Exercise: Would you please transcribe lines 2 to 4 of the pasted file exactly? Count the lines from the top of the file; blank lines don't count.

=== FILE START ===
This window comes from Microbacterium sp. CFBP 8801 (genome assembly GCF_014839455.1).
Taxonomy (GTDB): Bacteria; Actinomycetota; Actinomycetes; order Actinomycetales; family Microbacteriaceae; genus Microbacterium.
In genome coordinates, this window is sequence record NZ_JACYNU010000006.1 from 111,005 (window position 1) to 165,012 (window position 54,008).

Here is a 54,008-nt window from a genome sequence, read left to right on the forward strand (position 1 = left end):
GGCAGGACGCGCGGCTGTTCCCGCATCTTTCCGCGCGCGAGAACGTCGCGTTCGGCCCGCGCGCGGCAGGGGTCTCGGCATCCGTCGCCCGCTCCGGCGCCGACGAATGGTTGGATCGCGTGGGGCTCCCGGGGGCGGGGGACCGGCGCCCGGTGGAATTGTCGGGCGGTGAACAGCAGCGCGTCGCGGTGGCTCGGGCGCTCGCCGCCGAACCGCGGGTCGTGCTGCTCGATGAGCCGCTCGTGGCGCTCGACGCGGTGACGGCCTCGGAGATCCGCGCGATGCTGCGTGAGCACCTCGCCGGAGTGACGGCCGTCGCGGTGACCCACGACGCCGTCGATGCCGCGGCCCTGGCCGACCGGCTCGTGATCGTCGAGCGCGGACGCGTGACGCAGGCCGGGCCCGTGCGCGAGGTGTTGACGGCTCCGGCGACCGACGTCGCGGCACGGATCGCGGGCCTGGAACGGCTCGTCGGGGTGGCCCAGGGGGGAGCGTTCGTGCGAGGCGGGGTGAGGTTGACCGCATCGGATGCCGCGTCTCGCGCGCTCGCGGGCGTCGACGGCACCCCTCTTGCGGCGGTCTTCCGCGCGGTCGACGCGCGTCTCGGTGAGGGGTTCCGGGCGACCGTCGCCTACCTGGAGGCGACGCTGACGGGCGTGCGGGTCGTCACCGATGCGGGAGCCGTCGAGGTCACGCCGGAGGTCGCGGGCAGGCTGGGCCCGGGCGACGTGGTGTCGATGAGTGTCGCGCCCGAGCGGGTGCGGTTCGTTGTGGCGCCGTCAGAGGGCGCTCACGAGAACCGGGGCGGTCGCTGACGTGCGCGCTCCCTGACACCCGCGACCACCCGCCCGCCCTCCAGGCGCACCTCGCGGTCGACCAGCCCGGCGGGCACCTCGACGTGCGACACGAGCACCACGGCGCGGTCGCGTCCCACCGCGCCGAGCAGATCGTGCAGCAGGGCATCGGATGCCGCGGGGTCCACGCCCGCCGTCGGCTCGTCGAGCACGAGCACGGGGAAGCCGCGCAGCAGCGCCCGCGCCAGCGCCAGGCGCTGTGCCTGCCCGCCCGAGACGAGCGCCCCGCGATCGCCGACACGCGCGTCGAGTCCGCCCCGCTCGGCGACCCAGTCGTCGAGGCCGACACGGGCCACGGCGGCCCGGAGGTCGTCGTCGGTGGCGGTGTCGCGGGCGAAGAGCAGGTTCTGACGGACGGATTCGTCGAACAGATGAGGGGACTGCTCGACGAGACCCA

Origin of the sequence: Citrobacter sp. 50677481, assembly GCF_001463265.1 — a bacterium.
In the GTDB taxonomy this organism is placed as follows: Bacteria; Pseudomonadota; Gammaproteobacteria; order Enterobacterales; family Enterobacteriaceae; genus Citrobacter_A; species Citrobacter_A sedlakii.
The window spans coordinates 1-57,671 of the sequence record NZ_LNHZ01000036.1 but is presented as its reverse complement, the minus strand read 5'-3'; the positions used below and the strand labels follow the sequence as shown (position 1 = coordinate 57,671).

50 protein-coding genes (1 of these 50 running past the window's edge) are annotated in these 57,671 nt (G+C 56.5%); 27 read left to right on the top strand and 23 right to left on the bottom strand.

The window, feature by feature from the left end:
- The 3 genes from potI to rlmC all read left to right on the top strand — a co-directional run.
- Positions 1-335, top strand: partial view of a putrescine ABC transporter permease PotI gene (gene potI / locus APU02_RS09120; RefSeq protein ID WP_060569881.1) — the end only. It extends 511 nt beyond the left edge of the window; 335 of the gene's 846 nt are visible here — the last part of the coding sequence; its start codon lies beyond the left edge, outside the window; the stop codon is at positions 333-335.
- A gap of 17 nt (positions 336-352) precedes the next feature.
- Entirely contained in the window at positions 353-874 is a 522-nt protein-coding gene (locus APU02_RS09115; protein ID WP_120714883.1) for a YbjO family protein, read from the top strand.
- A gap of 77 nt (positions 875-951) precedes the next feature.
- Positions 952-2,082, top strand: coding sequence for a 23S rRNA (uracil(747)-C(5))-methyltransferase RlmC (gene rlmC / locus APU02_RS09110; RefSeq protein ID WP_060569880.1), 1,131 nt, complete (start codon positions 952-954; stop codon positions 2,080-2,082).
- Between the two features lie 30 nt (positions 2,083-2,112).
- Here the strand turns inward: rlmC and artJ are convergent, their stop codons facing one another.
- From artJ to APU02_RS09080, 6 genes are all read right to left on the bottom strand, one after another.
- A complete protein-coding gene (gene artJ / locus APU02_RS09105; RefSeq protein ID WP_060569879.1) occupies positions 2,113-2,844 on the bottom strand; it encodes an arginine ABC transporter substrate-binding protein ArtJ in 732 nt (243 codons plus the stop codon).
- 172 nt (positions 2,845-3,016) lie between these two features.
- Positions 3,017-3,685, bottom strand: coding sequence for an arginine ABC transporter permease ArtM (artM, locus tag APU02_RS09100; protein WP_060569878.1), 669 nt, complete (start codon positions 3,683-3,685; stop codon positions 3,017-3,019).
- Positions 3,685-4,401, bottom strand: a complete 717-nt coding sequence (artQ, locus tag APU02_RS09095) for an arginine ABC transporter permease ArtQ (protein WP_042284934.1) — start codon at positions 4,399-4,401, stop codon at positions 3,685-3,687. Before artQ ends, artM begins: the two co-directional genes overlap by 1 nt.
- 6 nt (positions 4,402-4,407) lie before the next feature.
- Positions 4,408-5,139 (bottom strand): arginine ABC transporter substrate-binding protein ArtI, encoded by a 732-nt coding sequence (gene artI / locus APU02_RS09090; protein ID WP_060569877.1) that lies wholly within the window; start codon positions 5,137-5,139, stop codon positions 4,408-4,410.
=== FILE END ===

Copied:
Taxonomy (GTDB): Bacteria; Actinomycetota; Actinomycetes; order Actinomycetales; family Microbacteriaceae; genus Microbacterium.
In genome coordinates, this window is sequence record NZ_JACYNU010000006.1 from 111,005 (window position 1) to 165,012 (window position 54,008).

Here is a 54,008-nt window from a genome sequence, read left to right on the forward strand (position 1 = left end):